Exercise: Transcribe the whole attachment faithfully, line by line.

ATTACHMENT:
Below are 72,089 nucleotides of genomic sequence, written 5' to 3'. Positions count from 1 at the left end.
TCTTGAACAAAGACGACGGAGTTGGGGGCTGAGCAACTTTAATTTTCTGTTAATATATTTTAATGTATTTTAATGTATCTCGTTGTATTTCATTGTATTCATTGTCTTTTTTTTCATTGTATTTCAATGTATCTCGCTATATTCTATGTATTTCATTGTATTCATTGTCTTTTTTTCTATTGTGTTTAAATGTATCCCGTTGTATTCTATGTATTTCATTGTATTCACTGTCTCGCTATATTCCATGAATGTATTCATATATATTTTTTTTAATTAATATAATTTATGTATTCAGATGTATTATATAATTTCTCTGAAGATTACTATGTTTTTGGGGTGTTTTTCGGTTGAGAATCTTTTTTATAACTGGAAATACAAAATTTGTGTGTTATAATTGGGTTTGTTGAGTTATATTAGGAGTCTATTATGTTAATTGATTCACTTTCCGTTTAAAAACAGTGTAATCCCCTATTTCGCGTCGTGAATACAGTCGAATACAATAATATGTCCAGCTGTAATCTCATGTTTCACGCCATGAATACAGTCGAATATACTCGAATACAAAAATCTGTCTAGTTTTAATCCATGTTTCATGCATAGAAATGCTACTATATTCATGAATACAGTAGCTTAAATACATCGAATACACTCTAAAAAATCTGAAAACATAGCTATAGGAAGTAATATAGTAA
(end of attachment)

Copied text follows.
Below are 72,089 nucleotides of genomic sequence, written 5' to 3'. Positions count from 1 at the left end.
TCTTGAACAAAGACGACGGAGTTGGGGGCTGAGCAACTTTAATTTTCTGTTAATATATTTTAATGTATTTTAATGTATCTCGTTGTATTTCATTGTATTCATTGTCTTTTTTTTCATTGTATTTCAATGTATCTCGCTATATTCTATGTATTTCATTGTATTCATTGTCTTTTTTTCTATTGTGTTTAAATGTATCCCGTTGTATTCTATGTATTTCATTGTATTCACTGTCTCGCTATATTCCATGAATGTATTCATATATATTTTTTTTAATTAATATAATTTATGTATTCAGATGTATTATATAATTTCTCTGAAGATTACTATGTTTTTGGGGTGTTTTTCGGTTGAGAATCTTTTTTATAACTGGAAATACAAAATTTGTGTGTTATAATTGGGTTTGTTGAGTTATATTAGGAGTCTATTATGTTAATTGATTCACTTTCCGTTTAAAAACAGTGTAATCCCCTATTTCGCGTCGTGAATACAGTCGAATACAATAATATGTCCAGCTGTAATCTCATGTTTCACGCCATGAATACAGTCGAATATACTCGAATACAAAAATCTGTCTAGTTTTAATCCATGTTTCATGCATAGAAATGCTACTATATTCATGAATACAGTAGCTTAAATACATCGAATACACTCTAAAAAATCTGAAAACATAGCTATAGGAAGTAATATAGTAA